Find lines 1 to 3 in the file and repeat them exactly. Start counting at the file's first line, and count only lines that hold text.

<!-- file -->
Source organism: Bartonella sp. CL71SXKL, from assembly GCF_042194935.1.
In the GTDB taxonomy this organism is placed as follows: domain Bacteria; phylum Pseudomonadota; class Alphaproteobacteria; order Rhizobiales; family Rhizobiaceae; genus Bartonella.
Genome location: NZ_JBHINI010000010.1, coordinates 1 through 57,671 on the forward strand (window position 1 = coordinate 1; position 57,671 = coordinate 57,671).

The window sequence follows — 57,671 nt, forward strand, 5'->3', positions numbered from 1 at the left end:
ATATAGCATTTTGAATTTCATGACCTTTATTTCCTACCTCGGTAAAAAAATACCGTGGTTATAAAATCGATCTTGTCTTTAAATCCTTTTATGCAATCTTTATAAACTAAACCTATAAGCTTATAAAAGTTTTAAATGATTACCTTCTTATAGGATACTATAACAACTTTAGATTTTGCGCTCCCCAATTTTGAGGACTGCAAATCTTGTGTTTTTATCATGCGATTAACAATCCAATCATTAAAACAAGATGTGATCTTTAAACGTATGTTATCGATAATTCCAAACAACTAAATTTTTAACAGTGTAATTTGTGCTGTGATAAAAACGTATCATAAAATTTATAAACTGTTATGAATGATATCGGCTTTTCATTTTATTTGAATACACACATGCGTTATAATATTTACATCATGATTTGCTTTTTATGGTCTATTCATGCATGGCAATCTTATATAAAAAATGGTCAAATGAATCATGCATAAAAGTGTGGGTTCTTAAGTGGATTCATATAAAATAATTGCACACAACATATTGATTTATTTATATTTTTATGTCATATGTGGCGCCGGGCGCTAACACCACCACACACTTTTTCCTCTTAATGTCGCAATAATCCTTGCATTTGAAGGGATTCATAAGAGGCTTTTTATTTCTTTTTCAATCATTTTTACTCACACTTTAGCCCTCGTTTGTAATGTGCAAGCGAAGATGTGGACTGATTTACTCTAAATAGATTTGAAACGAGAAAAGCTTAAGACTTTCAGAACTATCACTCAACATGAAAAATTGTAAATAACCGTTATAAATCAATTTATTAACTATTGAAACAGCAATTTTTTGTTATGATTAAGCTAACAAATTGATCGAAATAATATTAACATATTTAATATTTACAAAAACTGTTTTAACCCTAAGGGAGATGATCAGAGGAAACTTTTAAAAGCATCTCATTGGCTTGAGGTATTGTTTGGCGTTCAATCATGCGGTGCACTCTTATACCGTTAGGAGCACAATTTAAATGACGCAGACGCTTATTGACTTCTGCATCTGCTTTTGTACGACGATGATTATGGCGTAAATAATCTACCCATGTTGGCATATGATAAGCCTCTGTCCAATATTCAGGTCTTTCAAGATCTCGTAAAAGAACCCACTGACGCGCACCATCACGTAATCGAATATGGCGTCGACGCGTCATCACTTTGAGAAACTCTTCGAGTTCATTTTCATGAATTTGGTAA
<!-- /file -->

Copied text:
Source organism: Bartonella sp. CL71SXKL, from assembly GCF_042194935.1.
In the GTDB taxonomy this organism is placed as follows: domain Bacteria; phylum Pseudomonadota; class Alphaproteobacteria; order Rhizobiales; family Rhizobiaceae; genus Bartonella.
Genome location: NZ_JBHINI010000010.1, coordinates 1 through 57,671 on the forward strand (window position 1 = coordinate 1; position 57,671 = coordinate 57,671).